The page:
“It is often thought that science has shown that there is no such thing as free will. If all things are bound by the same impersonal cosmic laws, then (the story goes) our paths are no freer than those of rocks tumbling down a hill. But this is wrong. (…) Instead of using an electron microscope or a brain-scanner, we should go to the zoo.
(…) animals need to weigh different factors, explore available options, pursue new alternatives when old strategies don’t work. (…) We are complex organisms actively pursuing our interests in a changing environment.
And we are starting to understand the cognitive abilities that underpin this behavioural freedom. Like most evolved capacities, they are a matter of degree. Take, for example, the ability to delay gratification. (…) Experimenters measure this ability by testing how long an animal can resist a small treat in return for a larger reward after a delay. Chickens, for example, can do this for six seconds. (…) A chimpanzee, on the other hand, can wait for a cool two minutes – or even up to eight minutes in some experiments. (…)
(…) The concept lies at the heart of how we see ourselves: assumptions about the extent to which we choose our own fate inform everything from social policy and criminal justice to our personal motivations and sense of life’s meaningfulness. (…)
One prevalent idea is that freedom requires a supernatural ability to transcend the laws of nature, because otherwise we would appear to be mere puppets of cause and effect. This makes free will into something mysterious, which would set us apart from the rest of creation. As this notion contradicts everything we know about the world, it is no surprise that ever more people are concluding that free will must be an illusion.Continue reading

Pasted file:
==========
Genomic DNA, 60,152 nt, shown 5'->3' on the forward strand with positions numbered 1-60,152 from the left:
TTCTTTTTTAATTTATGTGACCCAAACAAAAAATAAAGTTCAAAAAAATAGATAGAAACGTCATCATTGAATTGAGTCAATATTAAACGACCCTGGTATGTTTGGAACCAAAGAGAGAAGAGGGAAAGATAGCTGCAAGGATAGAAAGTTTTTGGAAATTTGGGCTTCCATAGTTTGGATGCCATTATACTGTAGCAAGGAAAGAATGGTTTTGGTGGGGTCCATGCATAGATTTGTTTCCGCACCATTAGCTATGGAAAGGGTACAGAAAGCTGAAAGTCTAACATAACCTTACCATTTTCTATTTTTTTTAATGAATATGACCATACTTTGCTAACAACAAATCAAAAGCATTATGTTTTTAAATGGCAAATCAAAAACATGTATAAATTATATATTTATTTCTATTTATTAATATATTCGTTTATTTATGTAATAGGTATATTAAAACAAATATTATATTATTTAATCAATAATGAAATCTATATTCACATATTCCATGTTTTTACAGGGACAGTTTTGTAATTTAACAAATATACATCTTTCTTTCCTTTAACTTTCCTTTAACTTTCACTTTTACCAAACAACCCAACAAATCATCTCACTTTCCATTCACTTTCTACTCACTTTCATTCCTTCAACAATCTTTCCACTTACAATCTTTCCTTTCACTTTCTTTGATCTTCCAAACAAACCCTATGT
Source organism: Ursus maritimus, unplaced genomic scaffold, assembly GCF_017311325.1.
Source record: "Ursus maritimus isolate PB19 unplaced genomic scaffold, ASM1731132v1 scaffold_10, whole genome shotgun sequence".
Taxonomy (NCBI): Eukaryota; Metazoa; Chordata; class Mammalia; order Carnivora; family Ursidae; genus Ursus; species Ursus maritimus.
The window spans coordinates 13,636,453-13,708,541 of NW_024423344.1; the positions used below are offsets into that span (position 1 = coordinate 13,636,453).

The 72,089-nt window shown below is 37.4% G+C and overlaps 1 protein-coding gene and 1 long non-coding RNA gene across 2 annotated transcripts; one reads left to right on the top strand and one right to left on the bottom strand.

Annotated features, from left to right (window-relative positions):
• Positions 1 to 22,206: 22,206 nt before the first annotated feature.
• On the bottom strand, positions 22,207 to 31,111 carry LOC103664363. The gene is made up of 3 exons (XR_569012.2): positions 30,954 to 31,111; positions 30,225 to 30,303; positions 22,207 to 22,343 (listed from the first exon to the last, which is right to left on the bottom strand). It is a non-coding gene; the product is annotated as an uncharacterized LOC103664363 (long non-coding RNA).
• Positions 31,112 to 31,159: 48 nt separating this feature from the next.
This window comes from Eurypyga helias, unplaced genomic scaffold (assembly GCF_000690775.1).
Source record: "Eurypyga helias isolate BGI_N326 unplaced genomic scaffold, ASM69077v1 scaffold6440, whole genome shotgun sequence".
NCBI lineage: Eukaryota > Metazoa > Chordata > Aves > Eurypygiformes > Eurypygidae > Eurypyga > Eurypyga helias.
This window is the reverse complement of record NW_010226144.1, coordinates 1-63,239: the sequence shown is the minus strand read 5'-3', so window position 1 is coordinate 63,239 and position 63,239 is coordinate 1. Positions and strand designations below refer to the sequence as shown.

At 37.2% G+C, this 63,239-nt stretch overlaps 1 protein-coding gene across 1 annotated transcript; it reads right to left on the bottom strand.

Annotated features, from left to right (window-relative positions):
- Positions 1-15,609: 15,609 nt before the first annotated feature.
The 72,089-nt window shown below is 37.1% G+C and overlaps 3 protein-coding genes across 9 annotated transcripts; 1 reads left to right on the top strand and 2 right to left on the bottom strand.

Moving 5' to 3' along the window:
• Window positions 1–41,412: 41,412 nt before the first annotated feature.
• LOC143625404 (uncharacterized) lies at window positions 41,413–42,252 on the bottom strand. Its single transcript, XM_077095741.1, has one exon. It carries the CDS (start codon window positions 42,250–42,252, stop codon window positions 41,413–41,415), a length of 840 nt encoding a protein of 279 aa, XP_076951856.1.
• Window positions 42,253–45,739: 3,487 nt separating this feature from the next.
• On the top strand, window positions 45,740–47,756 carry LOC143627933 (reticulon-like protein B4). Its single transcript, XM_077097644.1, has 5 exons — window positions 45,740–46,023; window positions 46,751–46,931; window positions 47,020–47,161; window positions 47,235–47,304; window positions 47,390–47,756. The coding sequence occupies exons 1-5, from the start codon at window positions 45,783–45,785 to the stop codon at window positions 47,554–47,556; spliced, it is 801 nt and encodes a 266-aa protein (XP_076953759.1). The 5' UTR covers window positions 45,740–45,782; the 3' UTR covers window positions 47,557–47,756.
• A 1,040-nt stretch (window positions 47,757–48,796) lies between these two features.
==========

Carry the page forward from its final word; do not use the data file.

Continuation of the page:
Economists have for some time argued that market models may benefit from assuming dynamic risk aversion. Instead of considering agents react to and perceive risk/reward in a constant way, agents change over time. Attempts followed in trying to model such changes.
posted at big think
“The field of psychology has been shaken by a massive replication effort, which has found that out of 98 papers published in the top three psychology journals only 39 could be replicated.
(…) Whenever you hear the words “new study,” alarm bells should ring. It isn’t new studies that you should base your opinions on; it is old studies that have been replicated again and again, and the results reported in meta-analyses and systematic reviews.